Tuesday, December 30, 2008

Maybe Balanced, But Fair

There seems a pervasive suspicion in the blogging left that the American media is pro-Israel and anti-Palestinian. Meant presumably, is that the mainstream media is unjustifiably anti-Hamas, given that it is consistently sympathetic treatment of Palestinians per se (generally portrayed as innocent victims of Israel and otherwise, simply as innocent victims) and that the presenting issue is not the Israeli conflict with Palestinians but with the Hamas government.

To the ridicule of Daily Kos, Charles Krauthammer, a syndicated columnist- not beat reporter or editor- notes today in the pages of The Washington Post:

Israel is so scrupulous about civilian life that, risking the element of surprise, it contacts enemy noncombatants in advance to warn them of approaching danger. Hamas, which started this conflict with unrelenting rocket and mortar attacks on unarmed Israelis, deliberately places its weapons in and near the homes of its own people.

This has two purposes. First, counting on the moral scrupulousness of Israel, Hamas figures civilian proximity might help protect at least part of its arsenal. Second, knowing that Israelis have new precision weapons that may allow them to attack nonetheless, Hamas hopes that inevitable collateral damage will kill large numbers of its own people for which, of course, the world will blame Israel.

Still, news articles typically are headlined "Israel destroys Hamas homes, flattens Gaza mosque" (Associated Press); "Gaza mosque hit in Israeli air strikes" (Reuters); "Casualties rise as Israel strikes on Gaza persist" (International Herald Tribune, global edition of The New York Times); and most tellingly, coming from the Voice of America: "Israeli Airstrikes Kill More Than 200 in Gaza."

The article from the AP explains "Israel bombed a mosque it said was used to store weapons and destroyed the homes of more than a dozen Hamas operatives Friday.... but, coupled with print photographs and video, the message driven home to consumers of news is: Israeli bombs civilians indiscriminately. But as the AP acknowledges, even "Hamas has said about half of the dead were members of its security forces" and the U.N. Humanitarian Coordinator for the Palestinians Territories (not likely a flak for the Israelis) "estimated that more than 100 of the dead were civilians." Given that at that time the estimated death toll was 400, that would suggest nearly 75% were not civilians. A tragic loss of life, but which Israeli itself tried to minimize:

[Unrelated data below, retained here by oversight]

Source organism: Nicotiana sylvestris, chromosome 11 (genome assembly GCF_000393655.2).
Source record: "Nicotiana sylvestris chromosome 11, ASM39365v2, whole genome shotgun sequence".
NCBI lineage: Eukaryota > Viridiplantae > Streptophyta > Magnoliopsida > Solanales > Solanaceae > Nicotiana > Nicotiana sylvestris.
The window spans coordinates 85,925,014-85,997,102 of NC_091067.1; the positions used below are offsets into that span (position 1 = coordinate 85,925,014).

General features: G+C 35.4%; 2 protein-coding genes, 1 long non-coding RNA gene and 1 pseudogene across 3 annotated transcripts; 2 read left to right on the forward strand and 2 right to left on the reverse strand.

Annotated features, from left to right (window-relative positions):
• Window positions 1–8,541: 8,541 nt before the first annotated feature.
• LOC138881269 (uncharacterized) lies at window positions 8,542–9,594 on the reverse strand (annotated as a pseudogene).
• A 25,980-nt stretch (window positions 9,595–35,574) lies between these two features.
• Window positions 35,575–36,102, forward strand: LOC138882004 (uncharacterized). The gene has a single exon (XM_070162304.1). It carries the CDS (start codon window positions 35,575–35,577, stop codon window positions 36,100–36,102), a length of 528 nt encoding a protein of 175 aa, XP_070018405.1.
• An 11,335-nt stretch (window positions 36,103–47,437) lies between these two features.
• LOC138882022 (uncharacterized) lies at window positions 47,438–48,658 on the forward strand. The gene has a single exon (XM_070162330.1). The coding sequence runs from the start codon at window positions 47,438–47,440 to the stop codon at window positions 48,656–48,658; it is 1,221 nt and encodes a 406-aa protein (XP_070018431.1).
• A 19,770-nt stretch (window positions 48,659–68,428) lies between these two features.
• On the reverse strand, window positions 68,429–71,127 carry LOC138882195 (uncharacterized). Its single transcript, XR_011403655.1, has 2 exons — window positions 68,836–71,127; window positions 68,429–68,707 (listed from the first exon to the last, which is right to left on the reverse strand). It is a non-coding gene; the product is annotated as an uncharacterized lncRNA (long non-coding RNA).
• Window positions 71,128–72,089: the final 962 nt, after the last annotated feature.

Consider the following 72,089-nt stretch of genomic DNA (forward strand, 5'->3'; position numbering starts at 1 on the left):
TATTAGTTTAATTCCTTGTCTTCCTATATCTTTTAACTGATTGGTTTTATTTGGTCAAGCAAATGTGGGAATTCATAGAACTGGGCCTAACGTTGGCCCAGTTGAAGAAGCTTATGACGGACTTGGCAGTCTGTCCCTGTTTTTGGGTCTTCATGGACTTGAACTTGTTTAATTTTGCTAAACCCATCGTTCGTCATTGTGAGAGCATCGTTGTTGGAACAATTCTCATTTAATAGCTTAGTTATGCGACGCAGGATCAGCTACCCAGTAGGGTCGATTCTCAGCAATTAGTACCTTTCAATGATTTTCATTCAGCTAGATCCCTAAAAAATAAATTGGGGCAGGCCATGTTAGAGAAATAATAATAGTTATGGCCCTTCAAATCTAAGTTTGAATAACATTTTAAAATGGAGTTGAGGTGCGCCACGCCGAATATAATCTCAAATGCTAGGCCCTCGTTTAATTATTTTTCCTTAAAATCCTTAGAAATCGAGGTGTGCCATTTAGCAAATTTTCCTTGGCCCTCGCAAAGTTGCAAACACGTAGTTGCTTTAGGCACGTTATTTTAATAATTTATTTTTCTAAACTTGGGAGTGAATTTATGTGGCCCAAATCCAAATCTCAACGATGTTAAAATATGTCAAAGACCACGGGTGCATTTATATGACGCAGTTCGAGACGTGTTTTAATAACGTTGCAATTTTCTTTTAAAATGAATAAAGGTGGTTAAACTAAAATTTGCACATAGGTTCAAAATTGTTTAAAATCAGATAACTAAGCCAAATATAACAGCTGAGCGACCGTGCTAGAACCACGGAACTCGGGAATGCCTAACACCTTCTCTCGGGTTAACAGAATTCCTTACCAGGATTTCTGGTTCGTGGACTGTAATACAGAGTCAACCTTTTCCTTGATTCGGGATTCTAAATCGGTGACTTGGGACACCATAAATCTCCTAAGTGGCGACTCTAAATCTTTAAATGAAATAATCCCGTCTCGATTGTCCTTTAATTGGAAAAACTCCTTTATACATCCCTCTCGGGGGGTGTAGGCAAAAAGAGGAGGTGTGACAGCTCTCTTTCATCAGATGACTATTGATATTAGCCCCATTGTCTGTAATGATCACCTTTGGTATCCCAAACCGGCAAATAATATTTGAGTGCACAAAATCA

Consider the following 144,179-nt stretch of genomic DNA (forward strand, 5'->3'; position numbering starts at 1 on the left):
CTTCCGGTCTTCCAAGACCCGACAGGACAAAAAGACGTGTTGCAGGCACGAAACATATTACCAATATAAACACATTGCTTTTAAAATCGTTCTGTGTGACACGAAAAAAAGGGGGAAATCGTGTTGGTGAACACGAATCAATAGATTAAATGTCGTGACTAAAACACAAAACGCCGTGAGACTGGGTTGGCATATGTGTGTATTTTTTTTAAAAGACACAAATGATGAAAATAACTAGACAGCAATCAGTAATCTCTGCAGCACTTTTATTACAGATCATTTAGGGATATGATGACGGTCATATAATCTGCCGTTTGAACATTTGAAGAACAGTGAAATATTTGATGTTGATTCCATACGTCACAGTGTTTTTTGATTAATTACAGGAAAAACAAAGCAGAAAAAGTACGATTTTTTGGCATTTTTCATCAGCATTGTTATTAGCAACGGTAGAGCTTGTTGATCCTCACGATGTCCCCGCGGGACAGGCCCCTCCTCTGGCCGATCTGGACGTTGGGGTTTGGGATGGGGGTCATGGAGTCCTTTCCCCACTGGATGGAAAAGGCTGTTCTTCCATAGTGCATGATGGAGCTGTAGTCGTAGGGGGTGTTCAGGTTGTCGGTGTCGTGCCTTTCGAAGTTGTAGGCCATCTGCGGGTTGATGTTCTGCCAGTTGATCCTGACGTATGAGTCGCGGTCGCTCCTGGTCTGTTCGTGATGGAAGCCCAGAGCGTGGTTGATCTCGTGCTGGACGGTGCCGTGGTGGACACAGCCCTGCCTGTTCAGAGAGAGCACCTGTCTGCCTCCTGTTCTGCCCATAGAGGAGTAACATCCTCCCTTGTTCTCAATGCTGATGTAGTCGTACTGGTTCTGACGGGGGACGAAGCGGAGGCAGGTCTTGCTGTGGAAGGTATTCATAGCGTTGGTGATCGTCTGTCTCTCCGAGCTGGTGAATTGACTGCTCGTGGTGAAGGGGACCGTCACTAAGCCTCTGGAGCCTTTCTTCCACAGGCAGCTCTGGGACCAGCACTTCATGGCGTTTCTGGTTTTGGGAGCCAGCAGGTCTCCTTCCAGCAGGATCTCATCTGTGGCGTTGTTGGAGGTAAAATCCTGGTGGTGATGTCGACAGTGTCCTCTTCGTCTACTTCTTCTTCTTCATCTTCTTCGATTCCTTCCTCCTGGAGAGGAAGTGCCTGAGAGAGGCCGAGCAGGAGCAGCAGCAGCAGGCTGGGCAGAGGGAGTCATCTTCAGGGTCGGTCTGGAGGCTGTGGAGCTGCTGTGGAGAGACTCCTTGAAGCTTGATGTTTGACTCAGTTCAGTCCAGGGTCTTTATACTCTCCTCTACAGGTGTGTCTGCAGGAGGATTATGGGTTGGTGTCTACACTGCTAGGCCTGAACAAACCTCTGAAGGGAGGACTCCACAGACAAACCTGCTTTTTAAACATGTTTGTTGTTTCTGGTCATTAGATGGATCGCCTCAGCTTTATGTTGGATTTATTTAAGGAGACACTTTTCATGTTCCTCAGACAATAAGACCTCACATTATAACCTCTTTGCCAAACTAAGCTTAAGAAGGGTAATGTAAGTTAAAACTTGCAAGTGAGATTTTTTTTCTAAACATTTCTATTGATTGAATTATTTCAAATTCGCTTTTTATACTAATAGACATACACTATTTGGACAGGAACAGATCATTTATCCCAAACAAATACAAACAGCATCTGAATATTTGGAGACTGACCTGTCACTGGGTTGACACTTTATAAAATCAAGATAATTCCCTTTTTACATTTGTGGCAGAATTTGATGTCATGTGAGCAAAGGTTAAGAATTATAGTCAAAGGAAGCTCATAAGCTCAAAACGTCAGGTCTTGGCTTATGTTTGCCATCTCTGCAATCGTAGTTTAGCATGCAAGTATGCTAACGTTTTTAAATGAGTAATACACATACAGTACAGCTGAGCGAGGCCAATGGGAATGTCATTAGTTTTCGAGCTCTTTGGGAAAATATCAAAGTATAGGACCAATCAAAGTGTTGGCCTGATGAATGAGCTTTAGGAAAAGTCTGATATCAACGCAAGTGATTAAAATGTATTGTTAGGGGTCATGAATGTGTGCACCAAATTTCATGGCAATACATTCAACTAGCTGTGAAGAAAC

Before the airstrikes, Israel's military called some of the houses to warn of an impending attack. In some cases, it also fired a sound bomb to warn civilians before flattening the homes with missiles, Palestinians and Israeli officials said. Israeli planes also dropped leaflets east of Gaza giving a confidential phone number and e-mail address to report locations of rocket squads. Residents stepped over the leaflets.

Par for the course for the Israeli military, but tactics unbecoming a brutal imperialist.

1 comment:

Dan said...

While I don't agree with a good deal of what Israel does (treatment of Arab citizens, isolation of Gaza, etc) I find that I am at least able to look at this situation without conflating it to these other issues. It seems like people on both sides connect every action to other actions and draw so many connections that the other side is going to always be wrong no matter what. Ironically, I suppose that doing just that is what is most likely to gain support from the world and lead to a change in policies.

Certainly. Israel has worked extensively to have a minimum level of civilian casaulties while also working to achieve their goal of crippling Hamas and their military capabilities. It is legitimate to protect citizens. Still, it remains to be seen if this strategy will be successful, or if it will lead to a renewed push of support for Hamas. Overall, I think Israel is probably making another short sighted move that will lead to no real change in long-term security or peace.

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